Throughout my 45 years experience with transactional analysis, groups that “Get on With” the business at hand and accomplish goals have a higher number of smiles over the number of frowns and flat faces. Get on With groups create a culture of appreciation through diverse membership that is open to differing viewpoints, making time to establish clear contracts within the group and respectfully keeping contracts within the group.

With this foundation, group trust will grow and the frequency of smiles over frowns will increase, as with the positive strokes over negative strokes frequency.

Leonard Ghan, MSW, TSTA trained with Eric Berne in the early 1960’s and served on the ITAA Board of Trustees in 1965.

Janice Dowson is responsible for the wonderfully important Project TA 101, which you can see on YouTube, check it out!

https://www.youtube.com/channel/UCgBIHvXkvn7X8V9DmhgxUvw

TA Insights: Jessica D’Andrea, TAPI

TA Insights: Jessica D’Andrea, TAPI

Our next TA Insight comes from Jessica D’Andrea, TAPI🌟
According to the Joines’ Personality Adaptation model, development is based on the interaction between nature and nurture. Fate may contribute in that we can have the best genes and the best parents, but sometimes life events may shape us in unexpected ways.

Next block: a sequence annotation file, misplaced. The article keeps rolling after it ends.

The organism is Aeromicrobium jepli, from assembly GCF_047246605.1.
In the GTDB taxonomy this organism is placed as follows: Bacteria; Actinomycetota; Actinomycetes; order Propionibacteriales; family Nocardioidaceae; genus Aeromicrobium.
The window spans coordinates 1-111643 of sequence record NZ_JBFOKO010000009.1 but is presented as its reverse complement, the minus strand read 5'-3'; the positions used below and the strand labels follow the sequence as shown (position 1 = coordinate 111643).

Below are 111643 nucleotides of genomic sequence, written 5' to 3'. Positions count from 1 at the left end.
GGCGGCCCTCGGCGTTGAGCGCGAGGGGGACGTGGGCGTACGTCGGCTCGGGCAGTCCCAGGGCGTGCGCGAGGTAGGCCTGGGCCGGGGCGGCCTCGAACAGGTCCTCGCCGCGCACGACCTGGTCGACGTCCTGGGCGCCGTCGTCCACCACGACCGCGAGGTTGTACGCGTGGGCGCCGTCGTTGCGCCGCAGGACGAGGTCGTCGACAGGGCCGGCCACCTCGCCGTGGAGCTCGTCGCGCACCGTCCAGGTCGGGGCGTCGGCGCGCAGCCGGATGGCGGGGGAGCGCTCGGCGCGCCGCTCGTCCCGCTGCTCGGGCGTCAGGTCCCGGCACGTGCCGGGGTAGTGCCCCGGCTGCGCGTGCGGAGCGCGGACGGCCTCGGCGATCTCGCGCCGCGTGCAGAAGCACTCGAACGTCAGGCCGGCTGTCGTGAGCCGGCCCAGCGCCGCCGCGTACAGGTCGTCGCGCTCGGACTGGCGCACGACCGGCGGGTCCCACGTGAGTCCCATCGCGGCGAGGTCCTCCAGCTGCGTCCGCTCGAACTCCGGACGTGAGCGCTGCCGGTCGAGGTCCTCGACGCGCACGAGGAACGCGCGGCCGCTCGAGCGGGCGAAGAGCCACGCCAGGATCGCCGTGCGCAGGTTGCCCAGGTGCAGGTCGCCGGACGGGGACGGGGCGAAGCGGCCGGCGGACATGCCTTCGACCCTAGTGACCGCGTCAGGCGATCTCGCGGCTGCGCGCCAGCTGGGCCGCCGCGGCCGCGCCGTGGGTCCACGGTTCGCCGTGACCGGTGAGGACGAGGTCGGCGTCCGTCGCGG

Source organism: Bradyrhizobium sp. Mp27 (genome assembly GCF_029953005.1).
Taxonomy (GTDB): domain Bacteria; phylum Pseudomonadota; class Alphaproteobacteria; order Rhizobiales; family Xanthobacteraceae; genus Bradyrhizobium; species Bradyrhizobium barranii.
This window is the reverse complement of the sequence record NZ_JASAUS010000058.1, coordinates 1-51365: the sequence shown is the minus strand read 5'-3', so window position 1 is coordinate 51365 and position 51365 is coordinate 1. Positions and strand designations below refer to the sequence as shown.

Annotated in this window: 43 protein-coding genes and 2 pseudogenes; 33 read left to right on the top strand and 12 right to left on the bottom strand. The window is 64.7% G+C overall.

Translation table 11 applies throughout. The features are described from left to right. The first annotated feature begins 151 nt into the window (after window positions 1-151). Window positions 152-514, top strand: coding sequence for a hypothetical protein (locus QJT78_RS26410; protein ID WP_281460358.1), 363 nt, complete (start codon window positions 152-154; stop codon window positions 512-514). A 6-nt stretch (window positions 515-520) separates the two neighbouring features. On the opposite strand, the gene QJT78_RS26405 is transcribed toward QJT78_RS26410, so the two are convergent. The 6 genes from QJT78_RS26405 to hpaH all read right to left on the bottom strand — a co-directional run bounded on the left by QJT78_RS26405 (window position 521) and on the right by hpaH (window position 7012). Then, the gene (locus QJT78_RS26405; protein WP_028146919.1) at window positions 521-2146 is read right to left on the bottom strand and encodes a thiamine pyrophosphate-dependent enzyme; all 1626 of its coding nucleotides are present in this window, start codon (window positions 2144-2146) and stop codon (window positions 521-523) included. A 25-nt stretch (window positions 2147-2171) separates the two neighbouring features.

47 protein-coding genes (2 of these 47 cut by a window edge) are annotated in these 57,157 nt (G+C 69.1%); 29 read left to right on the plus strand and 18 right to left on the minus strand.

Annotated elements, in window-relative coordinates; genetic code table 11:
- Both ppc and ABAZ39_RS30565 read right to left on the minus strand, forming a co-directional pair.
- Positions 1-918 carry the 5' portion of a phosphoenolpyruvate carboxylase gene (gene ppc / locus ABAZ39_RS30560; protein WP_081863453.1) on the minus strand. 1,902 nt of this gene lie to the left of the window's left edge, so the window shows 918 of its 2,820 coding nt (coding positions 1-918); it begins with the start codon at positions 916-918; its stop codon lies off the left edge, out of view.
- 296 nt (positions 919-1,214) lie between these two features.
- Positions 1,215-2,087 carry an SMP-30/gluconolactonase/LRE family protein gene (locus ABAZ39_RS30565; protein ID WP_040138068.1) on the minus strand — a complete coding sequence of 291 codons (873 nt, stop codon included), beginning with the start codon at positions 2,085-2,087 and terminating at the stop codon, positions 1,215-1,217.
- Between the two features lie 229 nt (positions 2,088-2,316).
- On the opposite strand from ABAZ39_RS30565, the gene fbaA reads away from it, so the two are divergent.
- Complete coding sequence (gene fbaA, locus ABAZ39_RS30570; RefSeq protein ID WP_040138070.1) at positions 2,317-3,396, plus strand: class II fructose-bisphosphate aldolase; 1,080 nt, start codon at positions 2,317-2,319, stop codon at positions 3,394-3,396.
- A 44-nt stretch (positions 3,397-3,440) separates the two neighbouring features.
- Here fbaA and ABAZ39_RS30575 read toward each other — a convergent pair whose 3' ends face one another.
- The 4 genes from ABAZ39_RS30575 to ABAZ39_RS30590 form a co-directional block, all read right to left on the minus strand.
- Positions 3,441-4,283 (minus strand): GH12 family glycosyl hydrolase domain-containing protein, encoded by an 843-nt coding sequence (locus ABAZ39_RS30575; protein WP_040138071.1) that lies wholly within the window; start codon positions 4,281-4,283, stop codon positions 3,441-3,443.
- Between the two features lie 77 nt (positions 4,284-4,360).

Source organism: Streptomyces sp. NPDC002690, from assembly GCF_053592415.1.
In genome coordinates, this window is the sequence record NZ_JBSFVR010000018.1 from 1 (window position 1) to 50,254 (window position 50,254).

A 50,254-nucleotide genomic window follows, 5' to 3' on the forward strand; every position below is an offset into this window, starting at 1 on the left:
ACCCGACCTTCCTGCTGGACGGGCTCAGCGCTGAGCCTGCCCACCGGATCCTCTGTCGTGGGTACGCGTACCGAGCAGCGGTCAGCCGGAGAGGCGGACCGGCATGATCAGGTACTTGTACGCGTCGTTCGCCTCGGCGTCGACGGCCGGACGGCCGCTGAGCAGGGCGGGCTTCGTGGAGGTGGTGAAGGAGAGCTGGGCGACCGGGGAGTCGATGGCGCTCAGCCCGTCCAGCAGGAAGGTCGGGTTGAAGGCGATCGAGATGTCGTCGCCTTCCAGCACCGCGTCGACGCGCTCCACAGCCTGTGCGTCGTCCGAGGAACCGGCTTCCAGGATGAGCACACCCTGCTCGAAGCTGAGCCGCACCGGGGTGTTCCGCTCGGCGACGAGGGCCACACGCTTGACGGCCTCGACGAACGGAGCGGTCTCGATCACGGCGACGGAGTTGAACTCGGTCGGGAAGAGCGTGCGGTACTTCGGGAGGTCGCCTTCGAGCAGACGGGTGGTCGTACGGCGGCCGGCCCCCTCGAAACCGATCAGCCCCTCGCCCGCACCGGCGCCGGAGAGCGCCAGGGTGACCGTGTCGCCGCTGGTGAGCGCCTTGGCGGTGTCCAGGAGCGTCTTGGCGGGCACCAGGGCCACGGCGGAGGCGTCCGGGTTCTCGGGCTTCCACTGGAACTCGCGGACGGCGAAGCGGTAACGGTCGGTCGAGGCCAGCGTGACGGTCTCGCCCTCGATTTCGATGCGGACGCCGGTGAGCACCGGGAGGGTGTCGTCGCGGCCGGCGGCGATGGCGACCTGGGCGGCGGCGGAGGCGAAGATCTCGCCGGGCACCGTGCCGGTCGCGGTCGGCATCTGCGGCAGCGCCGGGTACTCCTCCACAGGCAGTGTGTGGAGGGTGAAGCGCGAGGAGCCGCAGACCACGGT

For what concerns the nurture part of the equation, individuals cleverly adapt to their family system to get strokes and support. Some of those adaptive strategies are positive, and some are negative: as children, we often give up our spontaneity in order to experience closeness, proximity, and love from our caregivers.
Lorna Benjamin, Ph.D. says that, throughout our lives, we live with our parents “in our head”, and we use “copy processes” to feel close to them, as we did as children: we be like the parent (identification), we can treat ourselves as the parent did (introjection), or act as if they were still around and in charge (recapitulation).